Regional Gardening Reports :: National Gardening Association

Pacific Northwest

April, 2005
Regional Report

Prune Pines

Now is a good time to shear and prune pine trees. Remove all dead, diseased, and undesirable wood, then prune to shape. Pines put out a single flush of tip growth each spring and then stop growing. Prune before these "candles" of new needles become mature. If you want to promote more dense growth, remove up to two-thirds of the length of newly expanded candles.

Transplant Seedlings

You can help lessen transplant shock for seedlings by watering them thoroughly before setting them out. Dig a small hole that's slightly wider and deeper than the root mass, gently tap the pot to loosen the roots, and remove the plant. If the root mass is tangled and compacted, use your fingertips to gently loosen the outer roots. Set the plant into the hole slightly deeper than it was in the pot, and firm the soil in around it.

Plant Spuds

Purchase certified, disease-free seed potatoes and, depending upon the size, either plant them whole or cut them into smaller pieces. Each piece should have at least two eyes. Plant them about 4 inches deep with the bud facing up. I mulch with straw to help conserve soil moisture, piling on more straw as the plants grow upward.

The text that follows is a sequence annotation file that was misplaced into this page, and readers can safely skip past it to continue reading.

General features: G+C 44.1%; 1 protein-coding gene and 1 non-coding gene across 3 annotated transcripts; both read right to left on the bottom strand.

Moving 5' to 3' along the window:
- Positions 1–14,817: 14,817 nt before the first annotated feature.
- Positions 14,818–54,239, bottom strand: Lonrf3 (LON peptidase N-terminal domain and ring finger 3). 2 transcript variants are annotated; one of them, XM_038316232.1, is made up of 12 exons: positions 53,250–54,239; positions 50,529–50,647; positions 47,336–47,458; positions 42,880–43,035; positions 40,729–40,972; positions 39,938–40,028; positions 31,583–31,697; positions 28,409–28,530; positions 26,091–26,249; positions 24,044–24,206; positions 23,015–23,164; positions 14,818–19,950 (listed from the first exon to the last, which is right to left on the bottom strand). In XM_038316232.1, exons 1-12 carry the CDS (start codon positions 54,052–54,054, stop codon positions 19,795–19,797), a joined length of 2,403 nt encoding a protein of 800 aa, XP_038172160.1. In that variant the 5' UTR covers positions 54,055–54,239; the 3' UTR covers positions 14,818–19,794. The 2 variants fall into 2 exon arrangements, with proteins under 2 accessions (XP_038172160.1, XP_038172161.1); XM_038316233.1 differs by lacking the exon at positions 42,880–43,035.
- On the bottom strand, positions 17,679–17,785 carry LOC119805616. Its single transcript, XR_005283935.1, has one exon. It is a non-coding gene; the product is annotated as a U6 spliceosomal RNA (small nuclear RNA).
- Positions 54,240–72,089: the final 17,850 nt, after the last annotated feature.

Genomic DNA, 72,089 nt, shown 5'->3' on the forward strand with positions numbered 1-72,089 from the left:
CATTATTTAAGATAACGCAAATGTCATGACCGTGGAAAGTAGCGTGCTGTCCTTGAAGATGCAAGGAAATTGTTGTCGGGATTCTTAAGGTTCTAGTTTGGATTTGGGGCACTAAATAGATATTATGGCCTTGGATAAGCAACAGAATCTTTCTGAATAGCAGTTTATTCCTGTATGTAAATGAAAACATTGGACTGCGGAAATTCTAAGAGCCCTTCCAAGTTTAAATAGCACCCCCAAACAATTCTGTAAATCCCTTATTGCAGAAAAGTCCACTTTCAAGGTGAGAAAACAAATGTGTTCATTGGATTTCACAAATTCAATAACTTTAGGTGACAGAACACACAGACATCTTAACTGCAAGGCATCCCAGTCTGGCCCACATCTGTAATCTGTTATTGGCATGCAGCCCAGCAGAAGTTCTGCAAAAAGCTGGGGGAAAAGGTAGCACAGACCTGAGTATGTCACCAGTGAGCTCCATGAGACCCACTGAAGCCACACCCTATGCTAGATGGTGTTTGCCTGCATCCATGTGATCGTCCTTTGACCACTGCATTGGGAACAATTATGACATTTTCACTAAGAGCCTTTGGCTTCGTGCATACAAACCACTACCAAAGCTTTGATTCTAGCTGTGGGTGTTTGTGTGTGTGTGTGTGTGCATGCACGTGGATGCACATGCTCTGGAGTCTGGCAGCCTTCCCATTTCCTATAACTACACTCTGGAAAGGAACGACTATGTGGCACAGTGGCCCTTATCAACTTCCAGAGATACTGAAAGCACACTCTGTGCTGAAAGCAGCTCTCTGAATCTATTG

Weed Out Bittercress

The best control for little bittercress, one of the earliest weeds to start growing in spring, is to go on daily patrols, removing the small whorls of leaves before the plant has a chance to produce a flowering stem. If allowed to flower, the plant forms seeds that are literally catapulted from the pods the minute it's touched.

Dethatch Lawns

April is a great time to dethatch and overseed bare areas in your lawn. Remove thatch with brisk raking with an iron rake or with a dethatching machine. Overseeding helps thicken the lawn and crowd out weeds. Spread one pound of grass seed for every 300 square feet of lawn.


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